Leader of S.F.’s original constitutional challenge says amendment ‘if allowed to stand…devastates the principle of equal protection’
SAN FRANCISCO (Nov. 5, 2008) — City Attorney Dennis Herrera today joined Los Angeles City Attorney Rocky Delgadillo and Santa Clara County Counsel Anne C. Ravel in filing a petition for a writ of mandate with the California Supreme Court to invalidate Proposition 8, an initiative constitutional amendment that intends to strip gay and lesbian citizens of their fundamental right to marry in California. The 28-page suit filed with the high court in San Francisco this afternoon argues that the California Constitution’s equal protection provisions do not allow a bare majority of voters to use the amendment process to divest politically disfavored groups of constitutional rights. Such a sweeping redefinition of equal protection would require a constitutional revision rather than a mere amendment, the petition argues. Article XVIII of the California Constitution provides that a constitutional revision may only be accomplished by a constitutional convention and popular ratification, or by legislative submission to the electorate.
Today’s civil action by city and county governments follows a similar action filed earlier in the day by the National Center for Lesbian Rights on behalf of same-sex couples. Herrera pledged to lead an aggressive effort to enlist additional support in the civil litigation from other California cities and counties.
“The issue before the court today is of far greater consequence than marriage equality alone,” Herrera said. “Equal protection of the laws is not merely the cornerstone of the California Constitution, it is what separates constitutional democracy from mob rule tyranny. If allowed to stand, Prop 8 so devastates the principle of equal protection that it endangers the fundamental rights of any potential electoral minority — even for protected classes based on race, religion, national origin and gender. The proponents of Prop 8 waged a ruthless campaign of falsehood and fear, funded by millions of dollars from out-of-state interest groups. Make no mistake that their success in California has dramatically raised the stakes. What began as a struggle for marriage equality is today a fight for equality itself. I am confident that our high court will again demonstrate its principled independence in recognizing this danger, and in reasserting our constitution’s promise of equality under the law.”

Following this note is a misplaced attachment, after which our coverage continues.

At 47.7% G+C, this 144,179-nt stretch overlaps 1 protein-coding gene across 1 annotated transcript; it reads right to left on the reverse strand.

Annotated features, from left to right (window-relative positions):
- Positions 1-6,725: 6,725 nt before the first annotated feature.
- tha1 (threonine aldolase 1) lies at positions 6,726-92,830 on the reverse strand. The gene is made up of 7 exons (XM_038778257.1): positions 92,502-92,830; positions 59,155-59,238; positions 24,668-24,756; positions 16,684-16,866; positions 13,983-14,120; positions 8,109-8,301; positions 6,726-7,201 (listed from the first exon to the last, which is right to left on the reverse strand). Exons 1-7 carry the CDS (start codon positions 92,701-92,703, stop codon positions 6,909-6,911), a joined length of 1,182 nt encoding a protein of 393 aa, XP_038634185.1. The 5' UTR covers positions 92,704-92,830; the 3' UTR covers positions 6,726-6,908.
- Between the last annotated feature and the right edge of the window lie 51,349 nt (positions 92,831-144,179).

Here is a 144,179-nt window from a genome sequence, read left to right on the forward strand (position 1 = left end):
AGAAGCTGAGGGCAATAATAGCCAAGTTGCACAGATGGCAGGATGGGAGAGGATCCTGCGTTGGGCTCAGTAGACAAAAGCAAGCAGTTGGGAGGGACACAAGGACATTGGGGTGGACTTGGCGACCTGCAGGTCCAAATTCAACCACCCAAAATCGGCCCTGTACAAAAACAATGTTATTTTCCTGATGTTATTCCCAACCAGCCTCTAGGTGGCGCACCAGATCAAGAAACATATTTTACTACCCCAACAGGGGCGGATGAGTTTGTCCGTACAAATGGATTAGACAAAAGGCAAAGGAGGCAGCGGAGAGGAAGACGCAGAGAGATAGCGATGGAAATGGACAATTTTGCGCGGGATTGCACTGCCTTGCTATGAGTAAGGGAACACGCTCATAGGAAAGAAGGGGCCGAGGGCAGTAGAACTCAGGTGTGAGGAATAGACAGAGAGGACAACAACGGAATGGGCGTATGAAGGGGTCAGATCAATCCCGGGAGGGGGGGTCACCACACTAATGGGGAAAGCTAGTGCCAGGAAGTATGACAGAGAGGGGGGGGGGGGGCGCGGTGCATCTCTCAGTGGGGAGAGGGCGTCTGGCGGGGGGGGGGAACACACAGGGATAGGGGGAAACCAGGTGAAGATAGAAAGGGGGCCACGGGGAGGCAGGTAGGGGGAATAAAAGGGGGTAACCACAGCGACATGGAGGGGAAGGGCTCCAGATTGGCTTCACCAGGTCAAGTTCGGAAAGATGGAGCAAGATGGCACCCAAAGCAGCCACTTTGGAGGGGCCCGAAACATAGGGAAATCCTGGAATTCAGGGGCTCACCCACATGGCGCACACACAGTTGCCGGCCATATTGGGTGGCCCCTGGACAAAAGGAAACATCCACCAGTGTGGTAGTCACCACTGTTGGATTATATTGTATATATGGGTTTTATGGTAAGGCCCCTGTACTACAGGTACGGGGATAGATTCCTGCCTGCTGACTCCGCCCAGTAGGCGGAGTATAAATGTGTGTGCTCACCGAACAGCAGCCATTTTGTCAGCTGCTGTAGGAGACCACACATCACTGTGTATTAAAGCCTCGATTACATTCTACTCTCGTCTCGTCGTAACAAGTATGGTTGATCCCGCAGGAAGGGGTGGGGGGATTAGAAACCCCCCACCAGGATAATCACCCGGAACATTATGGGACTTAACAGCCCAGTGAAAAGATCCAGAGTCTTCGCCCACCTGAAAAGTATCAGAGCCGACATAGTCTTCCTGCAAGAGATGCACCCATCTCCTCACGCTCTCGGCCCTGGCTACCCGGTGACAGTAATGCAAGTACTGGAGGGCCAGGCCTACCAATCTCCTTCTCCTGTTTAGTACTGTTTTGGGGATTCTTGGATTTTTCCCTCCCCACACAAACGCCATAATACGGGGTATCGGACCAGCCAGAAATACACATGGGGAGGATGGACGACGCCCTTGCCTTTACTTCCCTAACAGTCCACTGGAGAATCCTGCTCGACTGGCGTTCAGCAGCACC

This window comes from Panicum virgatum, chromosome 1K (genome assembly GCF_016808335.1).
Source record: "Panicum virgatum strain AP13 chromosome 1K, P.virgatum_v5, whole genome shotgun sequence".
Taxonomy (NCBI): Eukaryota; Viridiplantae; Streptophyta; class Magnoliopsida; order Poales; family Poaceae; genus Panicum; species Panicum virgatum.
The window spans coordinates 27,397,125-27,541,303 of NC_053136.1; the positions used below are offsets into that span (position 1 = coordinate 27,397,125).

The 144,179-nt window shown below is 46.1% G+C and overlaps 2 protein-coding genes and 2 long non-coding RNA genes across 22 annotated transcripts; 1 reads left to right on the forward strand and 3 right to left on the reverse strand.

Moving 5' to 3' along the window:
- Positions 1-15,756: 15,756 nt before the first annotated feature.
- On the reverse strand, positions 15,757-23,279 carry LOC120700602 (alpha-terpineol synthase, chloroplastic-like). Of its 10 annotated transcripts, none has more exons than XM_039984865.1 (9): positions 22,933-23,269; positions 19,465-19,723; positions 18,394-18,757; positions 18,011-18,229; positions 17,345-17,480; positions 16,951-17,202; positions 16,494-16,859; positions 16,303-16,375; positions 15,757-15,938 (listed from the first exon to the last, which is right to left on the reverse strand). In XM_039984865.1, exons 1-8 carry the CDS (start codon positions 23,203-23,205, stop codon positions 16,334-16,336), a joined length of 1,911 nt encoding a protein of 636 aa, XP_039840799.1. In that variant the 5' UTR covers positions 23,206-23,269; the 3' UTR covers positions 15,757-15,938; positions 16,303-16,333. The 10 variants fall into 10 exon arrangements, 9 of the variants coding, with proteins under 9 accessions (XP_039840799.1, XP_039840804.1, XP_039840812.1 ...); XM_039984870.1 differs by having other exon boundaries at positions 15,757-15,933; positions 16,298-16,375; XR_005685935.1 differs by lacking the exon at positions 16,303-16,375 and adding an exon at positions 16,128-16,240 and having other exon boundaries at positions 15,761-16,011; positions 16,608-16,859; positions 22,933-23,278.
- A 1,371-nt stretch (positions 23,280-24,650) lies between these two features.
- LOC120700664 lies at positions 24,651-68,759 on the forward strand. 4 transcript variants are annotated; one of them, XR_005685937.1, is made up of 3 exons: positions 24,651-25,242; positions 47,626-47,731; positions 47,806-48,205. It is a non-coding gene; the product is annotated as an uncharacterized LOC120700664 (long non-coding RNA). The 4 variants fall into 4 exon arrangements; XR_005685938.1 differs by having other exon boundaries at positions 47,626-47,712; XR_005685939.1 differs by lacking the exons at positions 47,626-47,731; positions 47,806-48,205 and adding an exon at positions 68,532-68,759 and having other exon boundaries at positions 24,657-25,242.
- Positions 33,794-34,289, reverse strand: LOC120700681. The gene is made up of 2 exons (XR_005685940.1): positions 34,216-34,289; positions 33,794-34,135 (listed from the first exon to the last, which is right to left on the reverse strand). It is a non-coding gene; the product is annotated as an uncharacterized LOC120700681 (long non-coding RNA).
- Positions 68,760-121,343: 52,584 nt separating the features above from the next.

Herrera represented the City and County of San Francisco as a lead plaintiff in the original legal challenge that resulted in the landmark state Supreme Court decision earlier this year recognizing marriage as a fundamental right guaranteed to all Californians, “whether gay or heterosexual, and to same-sex couples as well as to opposite-sex couples.” More than simply toppling a marriage exclusion that discriminated against millions of gay men and lesbians, the high court’s May 15, 2008 ruling established gays and lesbians as a suspect class under the California Constitution’s equal protection clause, including it among protected classes subject to a standard of strict scrutiny for judicial review.
The City and County of San Francisco was the first government entity in American history ever to sue for marriage equality, asserting in its March 2004 constitutional challenge a broad societal interest to strike down the marriage exclusion in California statutes. By the time the marriage cases were finally decided by the state high court more than four years later, fully twenty-one California cities and counties had joined San Francisco in support of marriage equality for same-sex partners. In total, some 7 of the state’s 8 largest cities united for the successful effort: Los Angeles, San Diego, San Jose, San Francisco, Long Beach, Sacramento and Oakland. Herrera has pledged a similar effort in the lawsuit filed today by San Francisco, Santa Clara County and the City of Los Angeles to enlist additional support and participation from other California cities and counties.